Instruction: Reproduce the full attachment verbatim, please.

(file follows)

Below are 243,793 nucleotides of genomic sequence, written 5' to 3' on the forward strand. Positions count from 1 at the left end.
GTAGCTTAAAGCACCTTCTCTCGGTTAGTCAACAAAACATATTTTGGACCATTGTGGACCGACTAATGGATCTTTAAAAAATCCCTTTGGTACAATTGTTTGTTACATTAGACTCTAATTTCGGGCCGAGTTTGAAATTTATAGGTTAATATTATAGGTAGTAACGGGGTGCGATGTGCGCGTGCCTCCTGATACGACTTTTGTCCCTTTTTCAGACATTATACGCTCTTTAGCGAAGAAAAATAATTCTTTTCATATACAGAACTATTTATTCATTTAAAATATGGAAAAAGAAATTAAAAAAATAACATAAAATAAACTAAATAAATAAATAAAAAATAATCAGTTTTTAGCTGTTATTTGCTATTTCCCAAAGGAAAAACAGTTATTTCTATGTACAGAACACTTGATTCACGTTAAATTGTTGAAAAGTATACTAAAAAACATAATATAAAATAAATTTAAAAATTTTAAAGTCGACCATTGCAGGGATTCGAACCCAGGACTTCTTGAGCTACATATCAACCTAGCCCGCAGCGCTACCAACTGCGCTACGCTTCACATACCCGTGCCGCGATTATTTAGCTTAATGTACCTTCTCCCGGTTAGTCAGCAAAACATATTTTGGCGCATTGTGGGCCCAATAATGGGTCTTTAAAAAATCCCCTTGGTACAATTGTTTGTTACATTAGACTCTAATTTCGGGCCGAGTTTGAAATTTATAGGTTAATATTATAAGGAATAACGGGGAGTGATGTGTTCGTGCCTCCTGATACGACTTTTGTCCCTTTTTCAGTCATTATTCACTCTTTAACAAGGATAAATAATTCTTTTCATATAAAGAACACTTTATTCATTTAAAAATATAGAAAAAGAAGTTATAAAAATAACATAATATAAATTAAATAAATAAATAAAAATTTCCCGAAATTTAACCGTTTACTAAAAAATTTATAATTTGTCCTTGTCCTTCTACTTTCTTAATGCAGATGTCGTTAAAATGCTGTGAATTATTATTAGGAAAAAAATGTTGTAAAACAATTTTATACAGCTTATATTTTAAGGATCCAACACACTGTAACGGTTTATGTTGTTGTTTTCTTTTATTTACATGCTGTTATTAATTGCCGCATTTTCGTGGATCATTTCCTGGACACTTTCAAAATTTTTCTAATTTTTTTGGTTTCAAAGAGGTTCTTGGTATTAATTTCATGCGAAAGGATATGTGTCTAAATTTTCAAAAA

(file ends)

Below are 243,793 nucleotides of genomic sequence, written 5' to 3' on the forward strand. Positions count from 1 at the left end.
GTAGCTTAAAGCACCTTCTCTCGGTTAGTCAACAAAACATATTTTGGACCATTGTGGACCGACTAATGGATCTTTAAAAAATCCCTTTGGTACAATTGTTTGTTACATTAGACTCTAATTTCGGGCCGAGTTTGAAATTTATAGGTTAATATTATAGGTAGTAACGGGGTGCGATGTGCGCGTGCCTCCTGATACGACTTTTGTCCCTTTTTCAGACATTATACGCTCTTTAGCGAAGAAAAATAATTCTTTTCATATACAGAACTATTTATTCATTTAAAATATGGAAAAAGAAATTAAAAAAATAACATAAAATAAACTAAATAAATAAATAAAAAATAATCAGTTTTTAGCTGTTATTTGCTATTTCCCAAAGGAAAAACAGTTATTTCTATGTACAGAACACTTGATTCACGTTAAATTGTTGAAAAGTATACTAAAAAACATAATATAAAATAAATTTAAAAATTTTAAAGTCGACCATTGCAGGGATTCGAACCCAGGACTTCTTGAGCTACATATCAACCTAGCCCGCAGCGCTACCAACTGCGCTACGCTTCACATACCCGTGCCGCGATTATTTAGCTTAATGTACCTTCTCCCGGTTAGTCAGCAAAACATATTTTGGCGCATTGTGGGCCCAATAATGGGTCTTTAAAAAATCCCCTTGGTACAATTGTTTGTTACATTAGACTCTAATTTCGGGCCGAGTTTGAAATTTATAGGTTAATATTATAAGGAATAACGGGGAGTGATGTGTTCGTGCCTCCTGATACGACTTTTGTCCCTTTTTCAGTCATTATTCACTCTTTAACAAGGATAAATAATTCTTTTCATATAAAGAACACTTTATTCATTTAAAAATATAGAAAAAGAAGTTATAAAAATAACATAATATAAATTAAATAAATAAATAAAAATTTCCCGAAATTTAACCGTTTACTAAAAAATTTATAATTTGTCCTTGTCCTTCTACTTTCTTAATGCAGATGTCGTTAAAATGCTGTGAATTATTATTAGGAAAAAAATGTTGTAAAACAATTTTATACAGCTTATATTTTAAGGATCCAACACACTGTAACGGTTTATGTTGTTGTTTTCTTTTATTTACATGCTGTTATTAATTGCCGCATTTTCGTGGATCATTTCCTGGACACTTTCAAAATTTTTCTAATTTTTTTGGTTTCAAAGAGGTTCTTGGTATTAATTTCATGCGAAAGGATATGTGTCTAAATTTTCAAAAA